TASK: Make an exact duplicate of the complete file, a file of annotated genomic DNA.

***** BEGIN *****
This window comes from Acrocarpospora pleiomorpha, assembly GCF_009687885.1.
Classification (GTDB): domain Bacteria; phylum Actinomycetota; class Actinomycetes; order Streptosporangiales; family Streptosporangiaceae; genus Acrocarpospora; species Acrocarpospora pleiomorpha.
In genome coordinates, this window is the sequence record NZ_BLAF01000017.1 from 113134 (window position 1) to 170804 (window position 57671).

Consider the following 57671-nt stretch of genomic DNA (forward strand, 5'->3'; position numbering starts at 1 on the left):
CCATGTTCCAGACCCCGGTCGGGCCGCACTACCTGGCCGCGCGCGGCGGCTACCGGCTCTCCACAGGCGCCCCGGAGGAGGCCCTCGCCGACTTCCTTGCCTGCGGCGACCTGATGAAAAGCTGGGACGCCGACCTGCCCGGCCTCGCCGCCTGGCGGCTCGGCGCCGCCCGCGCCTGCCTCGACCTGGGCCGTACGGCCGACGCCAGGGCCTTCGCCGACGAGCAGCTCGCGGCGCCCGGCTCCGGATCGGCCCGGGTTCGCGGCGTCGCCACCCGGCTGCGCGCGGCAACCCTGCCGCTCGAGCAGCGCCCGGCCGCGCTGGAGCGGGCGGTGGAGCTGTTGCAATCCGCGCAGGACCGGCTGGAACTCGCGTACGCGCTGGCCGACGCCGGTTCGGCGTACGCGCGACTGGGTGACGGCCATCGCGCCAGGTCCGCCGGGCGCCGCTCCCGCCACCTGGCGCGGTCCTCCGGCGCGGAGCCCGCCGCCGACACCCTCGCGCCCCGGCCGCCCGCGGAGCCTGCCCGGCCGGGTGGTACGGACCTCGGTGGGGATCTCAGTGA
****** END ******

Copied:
This window comes from Acrocarpospora pleiomorpha, assembly GCF_009687885.1.
Classification (GTDB): domain Bacteria; phylum Actinomycetota; class Actinomycetes; order Streptosporangiales; family Streptosporangiaceae; genus Acrocarpospora; species Acrocarpospora pleiomorpha.
In genome coordinates, this window is the sequence record NZ_BLAF01000017.1 from 113134 (window position 1) to 170804 (window position 57671).

Consider the following 57671-nt stretch of genomic DNA (forward strand, 5'->3'; position numbering starts at 1 on the left):
CCATGTTCCAGACCCCGGTCGGGCCGCACTACCTGGCCGCGCGCGGCGGCTACCGGCTCTCCACAGGCGCCCCGGAGGAGGCCCTCGCCGACTTCCTTGCCTGCGGCGACCTGATGAAAAGCTGGGACGCCGACCTGCCCGGCCTCGCCGCCTGGCGGCTCGGCGCCGCCCGCGCCTGCCTCGACCTGGGCCGTACGGCCGACGCCAGGGCCTTCGCCGACGAGCAGCTCGCGGCGCCCGGCTCCGGATCGGCCCGGGTTCGCGGCGTCGCCACCCGGCTGCGCGCGGCAACCCTGCCGCTCGAGCAGCGCCCGGCCGCGCTGGAGCGGGCGGTGGAGCTGTTGCAATCCGCGCAGGACCGGCTGGAACTCGCGTACGCGCTGGCCGACGCCGGTTCGGCGTACGCGCGACTGGGTGACGGCCATCGCGCCAGGTCCGCCGGGCGCCGCTCCCGCCACCTGGCGCGGTCCTCCGGCGCGGAGCCCGCCGCCGACACCCTCGCGCCCCGGCCGCCCGCGGAGCCTGCCCGGCCGGGTGGTACGGACCTCGGTGGGGATCTCAGTGA